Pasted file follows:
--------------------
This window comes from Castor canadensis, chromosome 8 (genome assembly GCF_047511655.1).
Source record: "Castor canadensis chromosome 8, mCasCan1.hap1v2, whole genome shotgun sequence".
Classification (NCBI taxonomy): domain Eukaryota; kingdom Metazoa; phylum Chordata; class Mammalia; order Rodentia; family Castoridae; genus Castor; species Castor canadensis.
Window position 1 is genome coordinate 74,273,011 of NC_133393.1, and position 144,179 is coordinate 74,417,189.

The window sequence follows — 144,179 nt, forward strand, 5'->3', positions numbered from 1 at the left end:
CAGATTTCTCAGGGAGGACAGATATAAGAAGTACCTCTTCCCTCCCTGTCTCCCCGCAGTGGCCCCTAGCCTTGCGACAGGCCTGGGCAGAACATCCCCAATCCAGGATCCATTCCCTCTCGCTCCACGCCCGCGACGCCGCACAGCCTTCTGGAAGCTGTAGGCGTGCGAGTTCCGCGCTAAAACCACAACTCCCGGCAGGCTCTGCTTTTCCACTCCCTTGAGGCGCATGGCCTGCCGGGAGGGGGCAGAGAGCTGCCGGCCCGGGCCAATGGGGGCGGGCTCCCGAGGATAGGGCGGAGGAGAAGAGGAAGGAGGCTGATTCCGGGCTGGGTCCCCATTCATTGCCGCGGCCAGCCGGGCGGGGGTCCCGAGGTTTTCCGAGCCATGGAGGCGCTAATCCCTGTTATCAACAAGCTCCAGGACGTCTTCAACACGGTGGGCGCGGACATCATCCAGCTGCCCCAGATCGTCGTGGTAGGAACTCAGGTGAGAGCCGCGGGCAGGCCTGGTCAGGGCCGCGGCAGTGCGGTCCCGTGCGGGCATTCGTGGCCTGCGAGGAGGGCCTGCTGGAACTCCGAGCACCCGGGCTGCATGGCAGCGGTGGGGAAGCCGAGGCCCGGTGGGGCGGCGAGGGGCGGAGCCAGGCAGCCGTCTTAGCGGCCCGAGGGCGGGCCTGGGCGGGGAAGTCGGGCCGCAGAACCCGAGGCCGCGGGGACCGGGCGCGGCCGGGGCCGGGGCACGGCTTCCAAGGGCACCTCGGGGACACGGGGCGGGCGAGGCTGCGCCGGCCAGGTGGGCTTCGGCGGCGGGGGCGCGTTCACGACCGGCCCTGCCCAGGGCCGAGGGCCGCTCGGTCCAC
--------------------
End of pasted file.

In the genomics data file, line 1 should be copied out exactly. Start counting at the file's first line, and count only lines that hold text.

This window comes from Castor canadensis, chromosome 8 (genome assembly GCF_047511655.1).